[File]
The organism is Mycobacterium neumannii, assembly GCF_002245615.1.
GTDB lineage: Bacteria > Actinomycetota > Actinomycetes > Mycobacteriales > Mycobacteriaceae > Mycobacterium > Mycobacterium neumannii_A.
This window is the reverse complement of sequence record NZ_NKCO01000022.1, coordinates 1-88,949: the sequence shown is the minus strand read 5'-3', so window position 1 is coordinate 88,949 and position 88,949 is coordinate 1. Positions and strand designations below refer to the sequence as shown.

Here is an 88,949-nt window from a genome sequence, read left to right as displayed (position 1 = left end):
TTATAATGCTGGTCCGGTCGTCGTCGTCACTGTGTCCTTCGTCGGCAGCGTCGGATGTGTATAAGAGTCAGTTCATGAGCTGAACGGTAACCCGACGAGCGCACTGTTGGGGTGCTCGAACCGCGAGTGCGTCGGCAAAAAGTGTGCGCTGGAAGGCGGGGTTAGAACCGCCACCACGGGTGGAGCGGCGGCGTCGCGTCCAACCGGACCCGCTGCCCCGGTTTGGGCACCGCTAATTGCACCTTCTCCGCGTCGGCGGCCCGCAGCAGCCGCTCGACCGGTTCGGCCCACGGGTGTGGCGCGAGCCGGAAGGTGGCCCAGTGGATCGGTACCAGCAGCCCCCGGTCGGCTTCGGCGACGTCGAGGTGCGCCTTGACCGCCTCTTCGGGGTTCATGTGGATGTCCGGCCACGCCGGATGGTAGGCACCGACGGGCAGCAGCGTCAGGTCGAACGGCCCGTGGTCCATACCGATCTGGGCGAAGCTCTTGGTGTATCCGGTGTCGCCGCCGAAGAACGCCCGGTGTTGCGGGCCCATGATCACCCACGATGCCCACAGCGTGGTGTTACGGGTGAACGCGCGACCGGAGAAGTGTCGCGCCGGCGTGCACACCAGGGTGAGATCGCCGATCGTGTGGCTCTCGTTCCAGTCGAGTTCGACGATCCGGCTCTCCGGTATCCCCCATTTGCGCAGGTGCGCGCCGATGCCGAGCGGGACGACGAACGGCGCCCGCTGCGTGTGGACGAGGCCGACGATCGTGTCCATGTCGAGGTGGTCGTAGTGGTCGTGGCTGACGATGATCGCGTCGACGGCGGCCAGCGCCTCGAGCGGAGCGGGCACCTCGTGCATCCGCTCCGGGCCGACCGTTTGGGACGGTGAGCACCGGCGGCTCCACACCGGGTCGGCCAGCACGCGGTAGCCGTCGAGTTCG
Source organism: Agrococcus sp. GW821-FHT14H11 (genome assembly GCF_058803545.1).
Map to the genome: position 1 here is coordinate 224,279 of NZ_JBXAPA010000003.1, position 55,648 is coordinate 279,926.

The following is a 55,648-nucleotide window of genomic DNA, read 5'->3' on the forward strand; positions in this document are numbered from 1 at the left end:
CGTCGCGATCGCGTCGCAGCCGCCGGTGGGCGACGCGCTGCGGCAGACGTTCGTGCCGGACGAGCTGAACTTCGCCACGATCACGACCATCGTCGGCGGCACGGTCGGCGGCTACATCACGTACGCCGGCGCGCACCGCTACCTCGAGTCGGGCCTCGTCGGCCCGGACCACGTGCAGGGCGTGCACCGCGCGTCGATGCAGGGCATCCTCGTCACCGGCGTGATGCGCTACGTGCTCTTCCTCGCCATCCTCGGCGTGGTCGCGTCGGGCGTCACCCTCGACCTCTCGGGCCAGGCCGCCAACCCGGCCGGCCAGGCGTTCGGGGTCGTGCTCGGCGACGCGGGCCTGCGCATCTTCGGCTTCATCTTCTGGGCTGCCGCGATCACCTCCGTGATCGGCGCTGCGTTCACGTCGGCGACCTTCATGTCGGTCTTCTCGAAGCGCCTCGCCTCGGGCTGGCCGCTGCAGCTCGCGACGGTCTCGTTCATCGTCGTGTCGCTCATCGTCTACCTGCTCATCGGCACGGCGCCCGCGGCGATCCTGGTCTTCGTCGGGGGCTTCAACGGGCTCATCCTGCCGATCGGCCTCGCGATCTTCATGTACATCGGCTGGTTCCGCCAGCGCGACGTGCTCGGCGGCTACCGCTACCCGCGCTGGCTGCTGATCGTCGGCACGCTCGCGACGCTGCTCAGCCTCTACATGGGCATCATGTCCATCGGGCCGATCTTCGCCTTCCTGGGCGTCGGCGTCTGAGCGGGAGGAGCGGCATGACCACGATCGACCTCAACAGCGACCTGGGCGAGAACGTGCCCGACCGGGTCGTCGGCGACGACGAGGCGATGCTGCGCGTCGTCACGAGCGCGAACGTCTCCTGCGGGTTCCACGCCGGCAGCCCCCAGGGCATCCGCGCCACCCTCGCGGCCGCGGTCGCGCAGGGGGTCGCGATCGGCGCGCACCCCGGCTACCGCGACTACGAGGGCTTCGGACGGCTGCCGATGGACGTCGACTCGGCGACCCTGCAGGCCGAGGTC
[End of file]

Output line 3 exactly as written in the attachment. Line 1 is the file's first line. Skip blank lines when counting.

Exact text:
This window is the reverse complement of sequence record NZ_NKCO01000022.1, coordinates 1-88,949: the sequence shown is the minus strand read 5'-3', so window position 1 is coordinate 88,949 and position 88,949 is coordinate 1. Positions and strand designations below refer to the sequence as shown.